Fish and Aquatic Life
Bob Lake is a good quality lake with relatively little development along its shoreline. The lake is,
however, threatened by increasing development. It is important to water quality as
development occurs. Shoreline development will result in increased surface runoff and nutrient
loading to the waterbody, unless storm water runoff is controlled and effective erosion control
measures are implemented as development occurs.
Author Aquatic Biologist
Source: 1963, Surface Water Resources of Chippewa County Bob Lake T31N, R8W, Sections 13, 14, 23, and 24
A soft water, drainage lake on Bob Creek, (North Fork). It is managed for northern pike, largemouth bass, and pan fish. Walleyes are also present. About 90 acres of wetlands provide habitat for beaver and nesting mallards, teal, wood ducks and mergansers. Additional numbers of migratory waterfowl use the lake in spring and fall. Its public frontage consists of a 60-foot access with a limited parking area and 1, 478 feet (. 29 miles total public frontage) of County Forest Cropland frontage. It has one resort, one boat rental place and nine cottages.
Surface Acres = 96.6, S.D.F. = 1.39, Maximum Depth = 72 feet
Author Surface Water Inventory Of Wisconsin
Wisconsin has over 84,000 miles of streams, 15,000 lakes and milllions of acres of wetlands. Assessing the condition of this vast amount of water is challenging. The state's water monitoring program uses a media-based, cross-program approach to analyze water condition. An updated monitoring strategy (2015-2020) is now available. Compliance with Clean Water Act fishable, swimmable standards are located in the Executive Summary of Water Condition in 2018. See also the 'monitoring and projects' tab.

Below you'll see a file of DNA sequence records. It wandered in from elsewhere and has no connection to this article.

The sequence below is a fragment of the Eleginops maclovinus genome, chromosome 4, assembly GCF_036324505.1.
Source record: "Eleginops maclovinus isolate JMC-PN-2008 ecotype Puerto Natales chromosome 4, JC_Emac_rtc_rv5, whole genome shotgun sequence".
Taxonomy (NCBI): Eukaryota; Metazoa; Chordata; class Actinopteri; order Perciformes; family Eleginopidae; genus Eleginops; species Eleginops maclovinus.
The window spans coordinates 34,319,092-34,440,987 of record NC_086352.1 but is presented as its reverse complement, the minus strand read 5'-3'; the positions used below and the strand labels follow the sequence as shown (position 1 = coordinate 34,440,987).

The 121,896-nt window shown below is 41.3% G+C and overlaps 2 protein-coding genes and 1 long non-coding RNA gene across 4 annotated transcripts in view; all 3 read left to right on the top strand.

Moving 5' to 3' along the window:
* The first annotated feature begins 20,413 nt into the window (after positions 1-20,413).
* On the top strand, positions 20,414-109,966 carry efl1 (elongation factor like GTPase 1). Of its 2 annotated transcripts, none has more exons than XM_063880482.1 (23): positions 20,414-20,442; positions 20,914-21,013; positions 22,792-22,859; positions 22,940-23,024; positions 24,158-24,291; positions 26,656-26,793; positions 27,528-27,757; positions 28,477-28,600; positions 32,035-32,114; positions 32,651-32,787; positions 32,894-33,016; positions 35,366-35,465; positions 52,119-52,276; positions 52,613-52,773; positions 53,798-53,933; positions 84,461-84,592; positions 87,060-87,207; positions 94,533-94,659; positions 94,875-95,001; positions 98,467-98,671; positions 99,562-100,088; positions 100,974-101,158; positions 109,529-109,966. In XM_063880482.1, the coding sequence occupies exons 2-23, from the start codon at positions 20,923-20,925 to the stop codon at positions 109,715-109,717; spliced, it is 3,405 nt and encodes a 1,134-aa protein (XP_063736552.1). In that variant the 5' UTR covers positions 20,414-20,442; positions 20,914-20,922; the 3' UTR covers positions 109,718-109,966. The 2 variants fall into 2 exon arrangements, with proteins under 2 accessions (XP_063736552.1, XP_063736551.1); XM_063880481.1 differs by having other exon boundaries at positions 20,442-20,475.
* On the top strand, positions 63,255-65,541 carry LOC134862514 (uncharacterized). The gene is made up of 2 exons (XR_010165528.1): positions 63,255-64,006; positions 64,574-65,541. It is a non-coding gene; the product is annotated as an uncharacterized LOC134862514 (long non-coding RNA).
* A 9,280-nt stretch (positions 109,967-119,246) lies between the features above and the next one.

Wisconsin's Water Quality Standards provide qualitative and quantitative goals for waters that are protective of Fishable, Swimmable conditions [Learn more]. Waters that do not meet water quality standards are considered impaired and restoration actions are planned and carried out until the water is once again fishable and swimmable
Management goals can include creation or implementation of a Total Maximum Daily Load analysis, a Nine Key Element Plan, or other restoration work, education and outreach and more. If specific recommendations exist for this water, they will be displayed below online.
Monitoring the condition of a river, stream, or lake includes gathering physical, chemical, biological, and habitat data. Comprehensive studies often gather all these parameters in great detail, while lighter assessment events will involve sampling physical, chemical and biological data such as macroinvertebrates. Aquatic macroinvertebrates and fish communities integrate watershed or catchment condition, providing great insight into overall ecosystem health. Chemical and habitat parameters tell researchers more about human induced problems including contaminated runoff, point source dischargers, or habitat issues that foster or limit the potential of aquatic communities to thrive in a given area. Wisconsin's Water Monitoring Strategy was recenty updated.
Grants and Management Projects
|Project Name (Click for Details)||Year Started|
|WBIC||Official Waterbody Name||Station ID||Station Name||Earliest Fieldwork Date||Latest Fieldwork Date||View Station||View Data|
|2178400||Bob Lake||10018212||Bob Lake -- Access||Map||Data|
|2178400||Bob Lake||093057||Bob Lake - Deep Hole||2/28/1990||8/15/2018||Map||Data|
|2178400||Bob Lake||10001972||Bob Lake||8/29/2000||9/12/2017||Map||Data|
Bob Lake is located in the McCann Creek and Fisher River watershed which is 311.06 mi². Land use in the watershed is primarily forest (39.20%), agricultural (22.90%) and a mix of wetland (22.10%) and other uses (15.80%). This watershed has 385.14 stream miles, 3,485.11 lake acres and 33,345.65 wetland acres.
Nonpoint Source Characteristics
This watershed is ranked Not Ranked for runoff impacts on streams, Not Ranked for runoff impacts on lakes and High for runoff impacts on groundwater and therefore has an overall rank of High. This value can be used in ranking the watershed or individual waterbodies for grant funding under state and county programs.This water is ranked High Lake for individual Lakes based on runoff problems and the likelihood of success from project implementation.